October 6th, 2009

Mobile Music & Brass Culture

photo by julie_chen

The annual HONK! Festival is going down this weekend, making Somerville the joyfully cacophonous meeting ground for an international bloc of brass bands (and related ensembles). I missed HONK! last year, out of town, so I’m looking forward to taking it in this time around, especially with the girls, who will no doubt be amused and amazed (and hopefully not too alarmed).

Quick shoutout to Rozele, who chimed in on the treble culture conversation and snuck in a plug for her band, Brooklyn’s Rude Mechanical Orchestra (who I look fwd to hearing at HONK!). I enjoyed her musings about contemporary and historical brass culture & the politics of frequency, i.e. —

it’s making me think about how this plays out or doesn’t in the street-brass world i hang out in (what you could call the live & unamplified wing of globalized ghettotech)… and in other live & un-/minimally-amplified contexts.

lots of the brass music that my circles play (and listen to on record), especially the older stuff, is from contexts where the emphasis was on high, fast and loud, the balkans in particular. and as instrumentation changed over the past century-plus (and recordings began to be made), the highs there got higher and the louds got louder (fiddle to clarinet to trumpet leads in the balkans, for instance). my understanding is that this is partly the same as the tenor-centrism of older opera: the higher it is, the farther it carries, especially over a crowd that’s chatting in the usual conversational range.

a lot of the current bands, though, have serious low end, and often prioritize it in their arrangements. part of this probably has to do with bringing the (’bass culture’) new orleans brass tradition into contact with the balkan side of things. and that change being reinforced by bands covering pop songs that come out of other faces of bass culture (”Push It”, “Crazy In Love”, “Thriller”, &c). and it’s least evident in the most trad-oriented bands, which supports that theory. but i wonder whether it’s also about acculturation to a general bass-heavy mode of listening to music, and whether it’ll change over time if this ‘treble culture’ motion continues.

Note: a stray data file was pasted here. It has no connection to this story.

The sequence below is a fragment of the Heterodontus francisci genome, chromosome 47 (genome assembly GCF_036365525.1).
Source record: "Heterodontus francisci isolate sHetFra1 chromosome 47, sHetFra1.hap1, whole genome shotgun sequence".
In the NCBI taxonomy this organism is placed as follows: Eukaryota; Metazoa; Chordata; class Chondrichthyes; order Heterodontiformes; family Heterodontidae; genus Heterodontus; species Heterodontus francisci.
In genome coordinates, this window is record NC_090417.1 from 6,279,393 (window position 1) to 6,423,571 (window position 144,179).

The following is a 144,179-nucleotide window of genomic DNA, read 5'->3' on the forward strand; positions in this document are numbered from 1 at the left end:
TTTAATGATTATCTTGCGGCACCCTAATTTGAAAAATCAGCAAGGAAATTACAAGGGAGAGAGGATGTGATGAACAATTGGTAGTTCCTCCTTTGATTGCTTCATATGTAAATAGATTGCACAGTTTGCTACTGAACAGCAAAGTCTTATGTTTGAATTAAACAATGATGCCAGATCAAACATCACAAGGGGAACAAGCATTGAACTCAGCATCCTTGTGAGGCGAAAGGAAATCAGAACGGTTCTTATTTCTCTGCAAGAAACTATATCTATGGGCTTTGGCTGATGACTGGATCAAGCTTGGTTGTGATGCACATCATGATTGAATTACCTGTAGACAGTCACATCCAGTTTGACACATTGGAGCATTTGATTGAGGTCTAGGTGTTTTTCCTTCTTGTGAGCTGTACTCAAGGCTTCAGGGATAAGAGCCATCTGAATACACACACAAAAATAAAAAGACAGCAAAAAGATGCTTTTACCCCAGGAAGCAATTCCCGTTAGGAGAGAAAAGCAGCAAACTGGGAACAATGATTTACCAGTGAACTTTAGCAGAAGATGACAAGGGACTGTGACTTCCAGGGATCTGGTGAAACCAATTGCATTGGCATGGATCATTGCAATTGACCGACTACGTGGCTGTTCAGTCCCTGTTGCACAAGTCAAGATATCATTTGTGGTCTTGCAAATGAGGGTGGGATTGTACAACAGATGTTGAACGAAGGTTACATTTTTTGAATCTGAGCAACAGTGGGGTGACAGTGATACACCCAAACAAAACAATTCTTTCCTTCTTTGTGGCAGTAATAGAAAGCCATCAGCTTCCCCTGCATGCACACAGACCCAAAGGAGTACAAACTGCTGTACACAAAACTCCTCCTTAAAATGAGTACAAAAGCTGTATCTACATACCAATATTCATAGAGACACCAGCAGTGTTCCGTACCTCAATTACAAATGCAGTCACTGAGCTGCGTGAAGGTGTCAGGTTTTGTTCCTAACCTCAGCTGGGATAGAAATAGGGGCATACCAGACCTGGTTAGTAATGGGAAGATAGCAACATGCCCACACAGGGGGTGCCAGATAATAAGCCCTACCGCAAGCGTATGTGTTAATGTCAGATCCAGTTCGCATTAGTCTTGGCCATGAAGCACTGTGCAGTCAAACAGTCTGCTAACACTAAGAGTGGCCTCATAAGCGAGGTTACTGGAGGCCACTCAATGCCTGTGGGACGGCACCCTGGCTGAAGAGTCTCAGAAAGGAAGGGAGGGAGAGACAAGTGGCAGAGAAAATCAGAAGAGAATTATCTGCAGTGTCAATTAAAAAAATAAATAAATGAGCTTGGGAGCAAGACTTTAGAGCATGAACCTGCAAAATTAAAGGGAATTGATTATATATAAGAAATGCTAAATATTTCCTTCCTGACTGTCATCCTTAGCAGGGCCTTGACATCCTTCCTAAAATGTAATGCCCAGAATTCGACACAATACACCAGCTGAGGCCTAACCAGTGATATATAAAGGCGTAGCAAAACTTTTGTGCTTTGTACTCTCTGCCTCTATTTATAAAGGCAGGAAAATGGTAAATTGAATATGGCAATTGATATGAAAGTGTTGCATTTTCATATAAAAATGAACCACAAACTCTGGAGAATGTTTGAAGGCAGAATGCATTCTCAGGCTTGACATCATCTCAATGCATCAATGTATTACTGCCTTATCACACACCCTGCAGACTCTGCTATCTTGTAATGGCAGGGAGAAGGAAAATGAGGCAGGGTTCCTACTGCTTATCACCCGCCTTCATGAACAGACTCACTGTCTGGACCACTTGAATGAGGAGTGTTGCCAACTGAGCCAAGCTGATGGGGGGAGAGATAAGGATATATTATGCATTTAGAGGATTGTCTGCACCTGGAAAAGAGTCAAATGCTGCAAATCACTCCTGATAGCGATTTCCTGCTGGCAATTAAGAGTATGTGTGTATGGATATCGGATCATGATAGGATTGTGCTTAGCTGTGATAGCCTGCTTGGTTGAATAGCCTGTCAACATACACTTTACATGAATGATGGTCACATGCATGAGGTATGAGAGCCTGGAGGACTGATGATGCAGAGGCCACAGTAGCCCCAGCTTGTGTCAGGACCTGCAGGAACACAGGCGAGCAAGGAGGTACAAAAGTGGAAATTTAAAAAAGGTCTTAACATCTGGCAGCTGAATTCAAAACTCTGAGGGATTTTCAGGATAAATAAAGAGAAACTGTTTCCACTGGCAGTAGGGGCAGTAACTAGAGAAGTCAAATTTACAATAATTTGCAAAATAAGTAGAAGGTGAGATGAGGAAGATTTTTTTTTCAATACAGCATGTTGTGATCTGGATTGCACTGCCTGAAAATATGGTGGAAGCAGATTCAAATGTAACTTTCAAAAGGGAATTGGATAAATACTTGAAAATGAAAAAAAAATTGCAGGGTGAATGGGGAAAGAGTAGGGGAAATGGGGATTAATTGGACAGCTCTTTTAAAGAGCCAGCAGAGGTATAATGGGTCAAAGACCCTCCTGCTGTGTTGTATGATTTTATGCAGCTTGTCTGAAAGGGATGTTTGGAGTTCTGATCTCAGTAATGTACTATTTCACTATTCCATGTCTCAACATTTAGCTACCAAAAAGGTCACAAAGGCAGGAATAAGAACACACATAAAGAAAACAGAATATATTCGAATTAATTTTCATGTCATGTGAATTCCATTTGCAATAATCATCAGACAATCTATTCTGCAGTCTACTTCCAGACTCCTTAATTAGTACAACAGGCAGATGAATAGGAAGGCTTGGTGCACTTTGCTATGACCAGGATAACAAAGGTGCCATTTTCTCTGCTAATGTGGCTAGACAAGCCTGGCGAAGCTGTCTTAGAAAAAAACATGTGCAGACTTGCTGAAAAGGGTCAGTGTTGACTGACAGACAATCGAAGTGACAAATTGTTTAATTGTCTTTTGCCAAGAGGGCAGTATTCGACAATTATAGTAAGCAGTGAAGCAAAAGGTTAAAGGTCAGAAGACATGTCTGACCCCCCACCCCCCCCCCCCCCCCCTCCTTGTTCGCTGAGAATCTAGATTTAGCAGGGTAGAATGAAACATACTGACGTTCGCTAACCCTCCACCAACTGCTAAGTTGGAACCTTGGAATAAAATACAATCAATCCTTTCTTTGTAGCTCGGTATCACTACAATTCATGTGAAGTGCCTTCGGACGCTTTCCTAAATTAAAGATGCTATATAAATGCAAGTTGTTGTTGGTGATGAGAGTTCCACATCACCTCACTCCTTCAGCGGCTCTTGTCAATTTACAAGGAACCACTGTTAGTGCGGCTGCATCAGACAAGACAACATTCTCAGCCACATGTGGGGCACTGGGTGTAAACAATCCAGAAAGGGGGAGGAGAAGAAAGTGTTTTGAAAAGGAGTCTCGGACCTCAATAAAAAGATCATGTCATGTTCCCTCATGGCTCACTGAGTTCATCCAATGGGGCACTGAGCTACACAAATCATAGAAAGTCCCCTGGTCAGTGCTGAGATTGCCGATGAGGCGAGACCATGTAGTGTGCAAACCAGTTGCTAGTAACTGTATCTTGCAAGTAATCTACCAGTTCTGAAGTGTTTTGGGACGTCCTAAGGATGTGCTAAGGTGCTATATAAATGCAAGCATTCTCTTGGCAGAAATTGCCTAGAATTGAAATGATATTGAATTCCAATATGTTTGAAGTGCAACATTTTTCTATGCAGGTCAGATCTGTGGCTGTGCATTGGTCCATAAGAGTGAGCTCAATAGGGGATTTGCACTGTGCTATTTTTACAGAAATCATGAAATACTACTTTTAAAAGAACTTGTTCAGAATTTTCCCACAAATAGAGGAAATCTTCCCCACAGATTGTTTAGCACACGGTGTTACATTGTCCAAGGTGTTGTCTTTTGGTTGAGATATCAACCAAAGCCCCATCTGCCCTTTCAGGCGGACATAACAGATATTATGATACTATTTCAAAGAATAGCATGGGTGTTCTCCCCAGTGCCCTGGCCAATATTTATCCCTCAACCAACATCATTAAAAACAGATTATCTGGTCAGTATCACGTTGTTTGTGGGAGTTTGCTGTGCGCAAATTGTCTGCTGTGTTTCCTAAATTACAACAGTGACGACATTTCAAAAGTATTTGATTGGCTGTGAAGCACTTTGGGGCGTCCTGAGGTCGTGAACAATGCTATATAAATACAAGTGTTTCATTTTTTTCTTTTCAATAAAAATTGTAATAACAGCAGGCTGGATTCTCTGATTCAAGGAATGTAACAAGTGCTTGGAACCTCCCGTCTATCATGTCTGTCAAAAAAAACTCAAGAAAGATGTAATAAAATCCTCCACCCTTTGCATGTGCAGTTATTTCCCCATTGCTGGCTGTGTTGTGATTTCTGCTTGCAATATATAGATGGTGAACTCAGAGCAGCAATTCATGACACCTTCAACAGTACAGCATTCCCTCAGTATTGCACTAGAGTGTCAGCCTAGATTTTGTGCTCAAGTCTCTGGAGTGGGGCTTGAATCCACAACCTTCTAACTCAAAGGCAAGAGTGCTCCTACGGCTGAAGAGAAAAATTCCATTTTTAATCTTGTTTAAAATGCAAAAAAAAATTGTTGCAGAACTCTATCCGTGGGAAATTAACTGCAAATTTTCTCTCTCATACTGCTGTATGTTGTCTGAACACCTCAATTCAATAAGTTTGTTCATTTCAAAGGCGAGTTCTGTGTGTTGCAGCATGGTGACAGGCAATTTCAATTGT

• 1. The Incredible Kid  |  October 6th, 2009 at 11:15 pm

    Brass plus low end. Great combo. Bring out the tubas.


  • 2. Kerry  |  October 7th, 2009 at 7:49 am

    Here in Bombay, brass bands – a colonial holdover – are pretty standard fare for most celebratory events, namely weddings and festivals. Not a lot of tubas, they stay firmly in the high range, and are accompanied by a battery of Indian drums. In Bombay, they seem most prominent in Christian bits of town, but that seems to be due to more of a cultural than religious relationship – the Hindus in the Christian areas still use them. The zonal preferences are speculation, though; I don’t have data.

    They’re often a little out of tune, and extremely banged up, but provide some of the mostly lively street music that you find around here; bollywood is so ubiquitous that it’s refreshing to hear other popular music. Not that the brass bands don’t play plenty of bollywood numbers.

    The greatest brass band moment for me recently was when I thought I was approaching one during a festival day, and I turned the corner, got through the crowds, passed the drummers, and search vainly for the horns. Turns out there was a guy playing the horn part through a keyboard that was hooked to a PA system – all powered off of car batteries – on the back of a bull cart.

    There’s some high/low/mainstream culture interplay, though. One of the biggest recently bollywood hits was a wedding song that adopted Indian brass band themes


    Which then blew up in the slums.

    And Bombay’s nothing. In North Calcutta, there’s a street where every storefront is a brass band. It’s quite a sight.

  • 3. nina  |  October 7th, 2009 at 10:03 am

    Sorry, all of a sudden I had a flashback to Push It being played at the Bayou Classic. It is was all brass and boom, I cant remember hearing anything other than that. This weekend we will be having a MAJOR HBCU game and there WILL BE BRASS AND THERE WILL BE BASS! I take earplugs when forced to attend these things because the brass is PAINFUL, but the boom is pretty fantastic.

  • 4. wayneandwax  |  October 7th, 2009 at 10:25 am